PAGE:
Lambie breaks own cycling world record twice in one day

Ashton Lambie’s teammates on the USA Cycling National Team call him Lambo. Or Corn-fed. Or the Flying Mustache. Bicycling magazine calls him “The Most Interesting Bike Racer in America.”

The rest of us? We’ll just call him the fastest cyclist in the world.

In September 2019, Aston Lambe broke his own world record, twice in one day, and won a gold medal in the individual pursuit event at the Pan-American Track Cycling Championships in Bolivia.

In September 2019, the 2013 Hastings College graduate broke his own world record, twice in one day, and won a gold medal in the individual pursuit event at the Pan-American Track Cycling Championships in Bolivia.

“Being at the pointy end of something, and being among the best in the world at what you do, is a cool goal,” said Lambie, who lives with his wife Margaret (Gregory) Lambie, a 2014 alumna, in a wood-heated farmhouse east of Lincoln, Nebraska.

Lambie, a charismatic fellow with a handlebar mustache, massively-muscled calves and colorful tattoos, has been cycling since he discovered his dad’s road bike at age 15 and did his first century (100 mile) ride. While studying business and music at Hastings College, he helped launch Bronco Bikes, a bike sharing program that is still going strong, and began competing in ultra-distance races of 100 to 600 miles.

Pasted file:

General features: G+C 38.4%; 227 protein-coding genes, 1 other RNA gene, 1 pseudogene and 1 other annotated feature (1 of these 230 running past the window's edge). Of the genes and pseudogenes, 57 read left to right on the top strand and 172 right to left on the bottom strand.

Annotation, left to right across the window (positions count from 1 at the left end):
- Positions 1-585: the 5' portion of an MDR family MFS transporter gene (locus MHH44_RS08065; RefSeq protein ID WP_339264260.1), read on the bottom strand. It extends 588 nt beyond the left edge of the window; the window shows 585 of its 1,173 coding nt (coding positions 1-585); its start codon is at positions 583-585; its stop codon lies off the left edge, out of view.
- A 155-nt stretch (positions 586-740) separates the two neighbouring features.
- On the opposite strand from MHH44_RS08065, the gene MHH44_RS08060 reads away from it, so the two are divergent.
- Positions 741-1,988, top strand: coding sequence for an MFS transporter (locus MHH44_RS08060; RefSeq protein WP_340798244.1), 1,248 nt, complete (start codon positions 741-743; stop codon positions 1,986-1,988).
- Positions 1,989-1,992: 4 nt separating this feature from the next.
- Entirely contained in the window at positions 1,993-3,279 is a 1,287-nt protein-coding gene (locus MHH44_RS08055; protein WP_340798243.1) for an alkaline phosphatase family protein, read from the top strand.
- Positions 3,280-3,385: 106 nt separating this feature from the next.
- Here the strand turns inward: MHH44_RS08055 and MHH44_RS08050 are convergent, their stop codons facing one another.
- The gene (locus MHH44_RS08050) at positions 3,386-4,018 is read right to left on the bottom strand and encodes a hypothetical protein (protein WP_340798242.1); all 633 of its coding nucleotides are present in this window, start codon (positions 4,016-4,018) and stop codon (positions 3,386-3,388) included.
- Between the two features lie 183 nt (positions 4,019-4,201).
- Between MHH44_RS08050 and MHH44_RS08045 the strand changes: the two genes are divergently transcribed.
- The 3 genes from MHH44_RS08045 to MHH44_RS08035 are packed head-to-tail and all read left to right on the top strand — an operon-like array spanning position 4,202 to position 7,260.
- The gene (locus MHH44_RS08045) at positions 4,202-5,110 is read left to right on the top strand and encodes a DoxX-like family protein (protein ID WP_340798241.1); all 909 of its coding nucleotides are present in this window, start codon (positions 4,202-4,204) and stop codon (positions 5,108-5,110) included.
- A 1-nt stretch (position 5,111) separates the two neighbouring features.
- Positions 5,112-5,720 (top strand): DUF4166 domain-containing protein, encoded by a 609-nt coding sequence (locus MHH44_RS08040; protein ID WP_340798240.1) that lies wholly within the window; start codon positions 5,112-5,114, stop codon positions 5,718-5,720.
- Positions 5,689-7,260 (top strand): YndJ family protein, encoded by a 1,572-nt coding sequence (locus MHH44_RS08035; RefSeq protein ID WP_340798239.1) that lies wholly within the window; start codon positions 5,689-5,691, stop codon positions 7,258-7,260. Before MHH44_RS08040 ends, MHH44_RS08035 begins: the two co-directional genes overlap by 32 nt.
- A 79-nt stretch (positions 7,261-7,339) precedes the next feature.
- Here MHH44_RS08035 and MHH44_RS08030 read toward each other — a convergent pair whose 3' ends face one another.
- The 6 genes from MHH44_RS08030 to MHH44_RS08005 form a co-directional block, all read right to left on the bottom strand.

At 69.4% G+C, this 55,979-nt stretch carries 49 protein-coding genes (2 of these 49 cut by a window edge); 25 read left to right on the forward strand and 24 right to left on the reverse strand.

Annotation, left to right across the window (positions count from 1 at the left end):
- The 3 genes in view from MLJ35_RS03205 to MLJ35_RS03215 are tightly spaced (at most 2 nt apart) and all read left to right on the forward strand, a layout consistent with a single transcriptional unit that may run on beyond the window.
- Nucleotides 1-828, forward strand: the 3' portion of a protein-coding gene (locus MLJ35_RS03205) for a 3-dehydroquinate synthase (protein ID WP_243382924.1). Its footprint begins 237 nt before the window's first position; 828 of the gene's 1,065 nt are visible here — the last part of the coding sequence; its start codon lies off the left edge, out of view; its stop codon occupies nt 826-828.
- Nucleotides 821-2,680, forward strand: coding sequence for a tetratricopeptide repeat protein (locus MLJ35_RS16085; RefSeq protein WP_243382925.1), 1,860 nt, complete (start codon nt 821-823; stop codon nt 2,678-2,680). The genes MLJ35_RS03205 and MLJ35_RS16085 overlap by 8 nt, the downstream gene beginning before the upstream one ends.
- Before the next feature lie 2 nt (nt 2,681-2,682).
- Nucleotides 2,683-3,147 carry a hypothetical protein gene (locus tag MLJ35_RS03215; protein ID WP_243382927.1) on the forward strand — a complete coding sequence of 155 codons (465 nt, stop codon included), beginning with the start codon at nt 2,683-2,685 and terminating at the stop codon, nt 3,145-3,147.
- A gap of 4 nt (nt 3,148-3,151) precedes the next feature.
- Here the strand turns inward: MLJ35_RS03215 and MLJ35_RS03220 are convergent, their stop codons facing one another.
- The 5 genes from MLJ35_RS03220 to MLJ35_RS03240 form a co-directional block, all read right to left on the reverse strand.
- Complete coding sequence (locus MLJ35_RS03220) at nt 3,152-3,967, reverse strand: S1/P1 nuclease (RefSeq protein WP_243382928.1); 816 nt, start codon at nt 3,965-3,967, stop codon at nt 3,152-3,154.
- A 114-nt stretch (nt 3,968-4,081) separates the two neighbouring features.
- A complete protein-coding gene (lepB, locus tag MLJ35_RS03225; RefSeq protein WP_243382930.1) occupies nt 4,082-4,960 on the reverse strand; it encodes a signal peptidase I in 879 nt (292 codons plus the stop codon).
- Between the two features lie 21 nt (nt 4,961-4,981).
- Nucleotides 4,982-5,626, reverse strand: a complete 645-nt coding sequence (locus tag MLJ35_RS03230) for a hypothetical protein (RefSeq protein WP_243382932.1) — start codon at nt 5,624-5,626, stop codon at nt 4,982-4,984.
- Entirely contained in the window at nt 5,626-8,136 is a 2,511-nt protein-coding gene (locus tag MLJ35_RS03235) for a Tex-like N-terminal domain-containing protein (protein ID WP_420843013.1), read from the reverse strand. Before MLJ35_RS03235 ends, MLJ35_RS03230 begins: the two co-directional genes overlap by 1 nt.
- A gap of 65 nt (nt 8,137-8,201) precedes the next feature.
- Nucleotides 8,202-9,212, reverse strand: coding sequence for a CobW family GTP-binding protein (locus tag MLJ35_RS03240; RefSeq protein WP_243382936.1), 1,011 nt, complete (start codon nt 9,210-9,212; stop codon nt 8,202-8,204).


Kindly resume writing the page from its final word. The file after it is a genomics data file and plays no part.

After graduation, Lambie and Margaret moved to Lawrence, Kansas, where she completed her doctorate in music at the University of Kansas. He started racing on gravel and, for a time, held the record for fastest ride across Kansas, cycling 400 miles in less than 24 hours.

On a flat grass track on a pasture outside Lawrence, Lambie discovered track racing, the sport that would launch him to international prominence. His first year competing in individual pursuit, he won nationals.

“That propelled me to the USA Cycling National Team and the whole international circuit with world championships and world cups every year,” he said.

In individual pursuit races, two cyclists start on opposite sides of a velodrome, a 250-meter track with banked sides. (“It looks like a big wooden bowl because the sides are so steep,” Lambie said.) Seated on one-gear bikes with no brakes, the cyclists ride 16 laps as fast as possible.

Individual pursuit is not an Olympic event, but Lambie hopes to qualify for the 2020 Tokyo games in his second event, team pursuit, where two four-man teams start on opposite sides of the track and race 4,000 meters. Halfway through qualification events, Team USA is 10th in the world. Only the top eight teams qualify for the Olympics.

“We have to do a lot better this year as a team to go to Tokyo,” Lambie said.

Lambie’s doing his part by training 700 hours a year on gravel roads and a stationary bike in the country home he shares with Margaret and two angora rabbits named Marie and Jacques.

“I like going really fast on the bike, exploring the ways you can suffer and how that pays off. I like winning,” he said.

By Judee Konen ’85, Associate Vice President for Advancement

Share this post

Share on facebook
Share on google
Share on twitter
Share on linkedin
Share on pinterest
Share on print
Share on email